I’ve been tagged in the current meme-go-round by DAW author and all round good egg Jacey Bedford. I currently have serious cover envy for her debut novel, Empire of Dust.
Rather naughtily, I’m failing to tag anyone else. Hey, every meme’s gotta settle somewhere.
1. What am I working on?
Book one of a new Science Fantasy trilogy entitled Shadowlands. I know Science Fantasy isn’t sexy or fashionable, but I like it. I like the juxtapositions you get with genre-bending, the moments of cognitive dissonance.
Oddly, this book contains more actual science than some of my SF. At least I’ve had to draw more on my science contacts, the people who I go to and say ‘I’ve had this cool idea, but is it really plausible?’ The science in Shadowlands is buried deep but I’ve had to design the world carefully with an eye to how it things really work (as opposed to how the inhabitants think they work), because the unusual world, and its unusual inhabitants, drive the plot.
This new project means I’ve stepped away from the Hidden Empire series for a while, but I will return to it, as there are lots of unfinished stories there.
2. How does my work differ from others in my genre?
In my head, my stories are a genius mixture of Iain M Banks, Ursula le Guin and John le Carre.
Unfortunately, not everyone lives in my head, so I can only really claim these people as influences.
3. Why do I write what I do?
Given the choice between
- telling stories set in a limited time and place (by default, my own culture, now) and
- telling stories which could be set anywhere, any time, including times and places which don’t exist in what we commonly accept as reality
I’ll have option (2) please.
Why do I write generally? Same reason as most writers: because it’s how we make sense of what we commonly accept as reality.
And yes, I am aware of the paradox there.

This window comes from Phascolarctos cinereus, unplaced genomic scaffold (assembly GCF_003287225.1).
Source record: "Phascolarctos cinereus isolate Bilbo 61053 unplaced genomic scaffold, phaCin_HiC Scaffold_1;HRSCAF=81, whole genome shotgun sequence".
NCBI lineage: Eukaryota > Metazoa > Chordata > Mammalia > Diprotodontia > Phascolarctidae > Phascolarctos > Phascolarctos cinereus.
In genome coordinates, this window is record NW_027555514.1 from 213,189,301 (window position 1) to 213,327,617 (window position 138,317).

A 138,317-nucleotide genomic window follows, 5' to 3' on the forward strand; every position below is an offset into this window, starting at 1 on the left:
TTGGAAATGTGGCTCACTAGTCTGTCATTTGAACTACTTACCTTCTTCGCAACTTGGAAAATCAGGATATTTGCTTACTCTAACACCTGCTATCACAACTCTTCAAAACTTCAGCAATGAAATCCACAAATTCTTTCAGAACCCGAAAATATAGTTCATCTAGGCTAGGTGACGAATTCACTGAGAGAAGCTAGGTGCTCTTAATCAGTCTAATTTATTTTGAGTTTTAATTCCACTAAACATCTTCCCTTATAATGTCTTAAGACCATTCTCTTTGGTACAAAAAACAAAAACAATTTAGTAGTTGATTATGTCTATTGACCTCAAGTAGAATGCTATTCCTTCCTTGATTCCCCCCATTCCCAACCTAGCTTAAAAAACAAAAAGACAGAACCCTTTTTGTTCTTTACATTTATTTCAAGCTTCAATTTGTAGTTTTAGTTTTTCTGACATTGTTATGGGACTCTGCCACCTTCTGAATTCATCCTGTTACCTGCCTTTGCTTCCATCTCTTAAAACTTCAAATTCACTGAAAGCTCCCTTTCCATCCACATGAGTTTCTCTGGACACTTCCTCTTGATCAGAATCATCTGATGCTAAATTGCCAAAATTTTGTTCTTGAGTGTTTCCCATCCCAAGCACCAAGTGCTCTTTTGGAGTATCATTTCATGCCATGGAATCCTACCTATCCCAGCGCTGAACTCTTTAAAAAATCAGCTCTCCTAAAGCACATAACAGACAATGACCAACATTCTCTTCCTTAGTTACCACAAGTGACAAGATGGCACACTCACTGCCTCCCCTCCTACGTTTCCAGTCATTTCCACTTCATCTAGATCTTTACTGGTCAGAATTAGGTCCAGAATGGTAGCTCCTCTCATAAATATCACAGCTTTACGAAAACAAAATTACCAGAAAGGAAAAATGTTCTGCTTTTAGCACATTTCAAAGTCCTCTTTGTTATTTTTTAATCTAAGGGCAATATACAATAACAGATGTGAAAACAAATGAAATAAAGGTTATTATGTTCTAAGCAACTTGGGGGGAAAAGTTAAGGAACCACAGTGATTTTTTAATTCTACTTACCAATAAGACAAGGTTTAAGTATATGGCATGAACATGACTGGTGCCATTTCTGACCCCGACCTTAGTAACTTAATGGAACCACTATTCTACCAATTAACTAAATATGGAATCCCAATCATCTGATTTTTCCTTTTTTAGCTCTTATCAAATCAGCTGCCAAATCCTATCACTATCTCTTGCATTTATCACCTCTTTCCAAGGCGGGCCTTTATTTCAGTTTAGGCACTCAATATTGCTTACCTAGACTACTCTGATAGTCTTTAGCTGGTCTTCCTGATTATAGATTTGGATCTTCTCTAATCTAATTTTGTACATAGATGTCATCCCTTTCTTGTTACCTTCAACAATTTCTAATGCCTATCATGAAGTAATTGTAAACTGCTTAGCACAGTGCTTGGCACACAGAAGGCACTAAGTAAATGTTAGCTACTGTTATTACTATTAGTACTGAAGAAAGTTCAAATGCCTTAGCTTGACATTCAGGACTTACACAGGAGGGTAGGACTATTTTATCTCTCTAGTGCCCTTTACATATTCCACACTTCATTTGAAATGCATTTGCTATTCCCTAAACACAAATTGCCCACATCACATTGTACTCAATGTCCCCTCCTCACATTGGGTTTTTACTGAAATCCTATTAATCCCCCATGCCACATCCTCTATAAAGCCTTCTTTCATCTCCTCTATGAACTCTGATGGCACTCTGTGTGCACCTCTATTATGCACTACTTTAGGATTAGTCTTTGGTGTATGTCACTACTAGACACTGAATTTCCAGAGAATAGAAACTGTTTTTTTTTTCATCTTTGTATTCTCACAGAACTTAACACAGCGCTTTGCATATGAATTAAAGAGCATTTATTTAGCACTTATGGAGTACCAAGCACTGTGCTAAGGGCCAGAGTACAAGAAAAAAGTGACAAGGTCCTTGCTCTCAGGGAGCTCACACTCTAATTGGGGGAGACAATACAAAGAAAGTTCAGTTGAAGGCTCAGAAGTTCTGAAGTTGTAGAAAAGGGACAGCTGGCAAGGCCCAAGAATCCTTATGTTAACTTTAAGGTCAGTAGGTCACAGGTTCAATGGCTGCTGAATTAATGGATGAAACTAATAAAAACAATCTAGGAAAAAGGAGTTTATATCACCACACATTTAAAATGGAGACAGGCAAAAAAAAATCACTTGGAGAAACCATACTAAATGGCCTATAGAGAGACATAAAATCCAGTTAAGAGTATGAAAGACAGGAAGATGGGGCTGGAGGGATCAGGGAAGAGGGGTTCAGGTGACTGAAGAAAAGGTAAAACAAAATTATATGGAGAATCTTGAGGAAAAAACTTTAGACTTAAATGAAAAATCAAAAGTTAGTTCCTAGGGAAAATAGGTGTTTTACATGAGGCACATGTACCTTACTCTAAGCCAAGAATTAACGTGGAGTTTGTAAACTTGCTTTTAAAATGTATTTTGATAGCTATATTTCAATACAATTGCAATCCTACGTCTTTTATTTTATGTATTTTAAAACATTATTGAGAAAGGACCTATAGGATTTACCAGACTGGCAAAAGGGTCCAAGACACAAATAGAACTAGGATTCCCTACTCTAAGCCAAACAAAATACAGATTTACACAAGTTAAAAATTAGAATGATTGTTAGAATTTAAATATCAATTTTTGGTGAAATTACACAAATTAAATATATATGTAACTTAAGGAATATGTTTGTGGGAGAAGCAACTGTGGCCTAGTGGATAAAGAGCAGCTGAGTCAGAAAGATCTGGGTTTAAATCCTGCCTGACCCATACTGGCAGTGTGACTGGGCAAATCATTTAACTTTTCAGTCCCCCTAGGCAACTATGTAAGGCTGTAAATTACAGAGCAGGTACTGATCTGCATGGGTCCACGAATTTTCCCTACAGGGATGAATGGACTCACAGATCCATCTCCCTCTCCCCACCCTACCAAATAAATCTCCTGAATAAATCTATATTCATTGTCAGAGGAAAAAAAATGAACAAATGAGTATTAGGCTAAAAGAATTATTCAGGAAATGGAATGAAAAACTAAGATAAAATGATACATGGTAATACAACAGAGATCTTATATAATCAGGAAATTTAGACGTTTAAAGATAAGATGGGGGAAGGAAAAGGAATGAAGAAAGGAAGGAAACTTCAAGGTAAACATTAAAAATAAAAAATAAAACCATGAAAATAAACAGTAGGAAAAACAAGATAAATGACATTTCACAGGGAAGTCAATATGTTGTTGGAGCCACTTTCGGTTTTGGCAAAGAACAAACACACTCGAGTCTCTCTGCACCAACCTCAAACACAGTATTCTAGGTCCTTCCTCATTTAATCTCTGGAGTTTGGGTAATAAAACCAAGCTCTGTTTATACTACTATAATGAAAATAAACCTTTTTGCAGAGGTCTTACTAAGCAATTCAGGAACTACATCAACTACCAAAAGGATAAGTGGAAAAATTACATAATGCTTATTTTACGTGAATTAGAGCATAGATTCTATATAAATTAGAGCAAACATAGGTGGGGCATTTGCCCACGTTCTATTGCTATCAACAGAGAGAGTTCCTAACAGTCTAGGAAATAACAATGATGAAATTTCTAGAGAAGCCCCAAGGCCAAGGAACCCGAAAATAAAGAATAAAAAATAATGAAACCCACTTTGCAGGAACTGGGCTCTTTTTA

4. How does my writing process work?
Equal parts perspiration, inspiration and guilt. The perspiration and inspiration is true for most writers. The addition of guilt to the mix stems from a lifestyle with way too much stuff in it which isn’t writing, despite writing being the most important thing in my life after my man. So, any time I’m not doing chores, carrying out a bodily function (like sleep), at one of my day-jobs (I currently have two) or having Fun which I’ve allowed myself time of for … then Why am I not writing?
I suspect this question is really addressing technique decisions like where I stand on the spectrum between panster and plotter, but whilst there are some things I know work for me (such as: do not revise that first draft, no matter how shit it is, until you reach the end) my process changes all the time. This is because I’m learning all the time.
writing is breathing. Storytelling is the thing. Most important thing after people. Go you. Sorry, am very drunk
In vino veritas.
Re the ‘do not revise the first draft…. I really need to take that on board because I’ve just written a shitty scene and I can’t figure out how to get past it, but the answer, of course, is to leave it, move on and come back to it later with all the benefit of Doctor Hindsight. Thanks Jaine. That was the kick up the paragraph that I needed.
Glad to have helped. My current WiP is very much like that because, as well as the plot, I’m working out some of the worldbuilding as I go along. I know I’m not getting it right first time (I never do), but as long as I note the areas which need revisiting, I can move on.